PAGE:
Have a great day


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06 May

Propane BLOWTORCH replacement for heat treating beekeepers equipment

Dear Beekeeping enthusiasts,

This is a short video showing the propane blowtorch we use and how to replace the propane handheld blowtorch cartridge, canister or bottle. We use it to heat treat our beekeeping equipment, tools, frames, hives and anything that will not melt but needs to be treated against viruses, diseases or to kill off any Wax Moth eggs that may be hiding in the cracks and around the frame wires. It also covers the self igniting torch head and some costs of replacement. We have a few more videos we are putting together now and will upload in the next few days, so check back soon. Please click the thumbs up, comment, subscribe and share this video if you find it useful or helpful or think others may. We very much appreciate it.

Have a great day.


Music composed, performed and provided by Groovey – Adam Kubát a Pavel Křivák. You can visit their website on: http://www.groovey.cz/

Also, a big thank you goes to Kevin McLeod for providing his royalty free music “Super Friendly”. We appreciate your kind contribution.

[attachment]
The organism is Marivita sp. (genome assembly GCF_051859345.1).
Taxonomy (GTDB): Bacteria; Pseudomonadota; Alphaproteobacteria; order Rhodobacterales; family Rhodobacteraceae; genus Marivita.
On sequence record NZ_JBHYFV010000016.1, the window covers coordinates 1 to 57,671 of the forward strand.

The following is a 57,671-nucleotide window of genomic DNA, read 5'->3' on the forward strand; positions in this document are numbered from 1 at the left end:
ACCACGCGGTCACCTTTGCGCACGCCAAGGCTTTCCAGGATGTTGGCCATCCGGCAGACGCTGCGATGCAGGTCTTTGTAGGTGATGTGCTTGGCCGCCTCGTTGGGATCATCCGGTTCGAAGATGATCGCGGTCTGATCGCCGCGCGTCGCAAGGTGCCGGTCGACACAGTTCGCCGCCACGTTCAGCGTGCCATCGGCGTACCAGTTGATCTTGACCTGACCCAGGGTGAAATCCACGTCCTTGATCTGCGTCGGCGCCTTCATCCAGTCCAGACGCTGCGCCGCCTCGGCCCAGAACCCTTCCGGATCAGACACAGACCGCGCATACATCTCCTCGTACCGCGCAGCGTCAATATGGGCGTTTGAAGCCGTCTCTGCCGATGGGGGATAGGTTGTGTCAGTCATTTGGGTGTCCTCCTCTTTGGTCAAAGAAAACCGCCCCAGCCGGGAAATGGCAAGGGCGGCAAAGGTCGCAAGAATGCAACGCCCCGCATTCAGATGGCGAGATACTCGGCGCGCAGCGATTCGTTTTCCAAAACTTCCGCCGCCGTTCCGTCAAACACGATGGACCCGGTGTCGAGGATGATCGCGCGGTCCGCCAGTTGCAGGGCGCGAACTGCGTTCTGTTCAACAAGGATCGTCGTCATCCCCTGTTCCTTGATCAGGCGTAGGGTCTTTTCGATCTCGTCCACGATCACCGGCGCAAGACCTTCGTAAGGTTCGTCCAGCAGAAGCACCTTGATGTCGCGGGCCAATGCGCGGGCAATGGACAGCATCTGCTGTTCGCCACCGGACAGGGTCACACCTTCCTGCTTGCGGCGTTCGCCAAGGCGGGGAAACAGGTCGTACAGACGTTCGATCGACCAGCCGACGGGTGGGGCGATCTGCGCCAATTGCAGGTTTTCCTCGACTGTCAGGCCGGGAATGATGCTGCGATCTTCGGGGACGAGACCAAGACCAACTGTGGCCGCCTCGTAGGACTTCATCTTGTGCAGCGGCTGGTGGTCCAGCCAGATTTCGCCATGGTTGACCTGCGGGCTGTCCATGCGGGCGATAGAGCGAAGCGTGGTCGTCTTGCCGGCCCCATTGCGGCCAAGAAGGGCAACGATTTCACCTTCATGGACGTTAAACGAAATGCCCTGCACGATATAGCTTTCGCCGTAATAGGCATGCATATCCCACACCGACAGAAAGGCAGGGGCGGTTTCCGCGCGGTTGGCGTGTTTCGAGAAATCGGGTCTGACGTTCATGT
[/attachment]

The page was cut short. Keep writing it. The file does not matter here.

More usage information can be found throughout the web, but here is a brief summary from www.ehow.com.au I came across:


    • 1
      Remove the plastic cap from the propane tank male connector and check the torch’s flame adjustment knob. It should be turned clockwise to the “Off” position.
    • 2
      Screw the torch connector securely onto the tank connector.
    • 3
      Turn the flame adjustment knob counterclockwise until you hear gas hissing.
    • 4
      Point the torch nozzle in a safe direction away from you and ignite the gas by activating the striker 2 inches from the tip of the nozzle.
    • 5
      Adjust the flame with the flame adjustment knob until you have a pointed blue flame with a hint of yellow at the tip. The torch is now ready to use.
    • 6
      Turn the flame adjustment knob clockwise to the “Off” position when you are finished using the torch. Place the torch in an upright position, away from anything flammable, and allow the torch to cool before storing. The tip of the nozzle will remain hot for several minutes after using the torch.

Tips & Warnings

  • Do not use a cigarette lighter to light a torch. This is extremely dangerous. The torch flame can melt the lighter and cause it to explode.
  • A propane torch can reach very high temperatures and there are many factors to consider when it comes to safety. Read the safety manual provided with the torch kit carefully.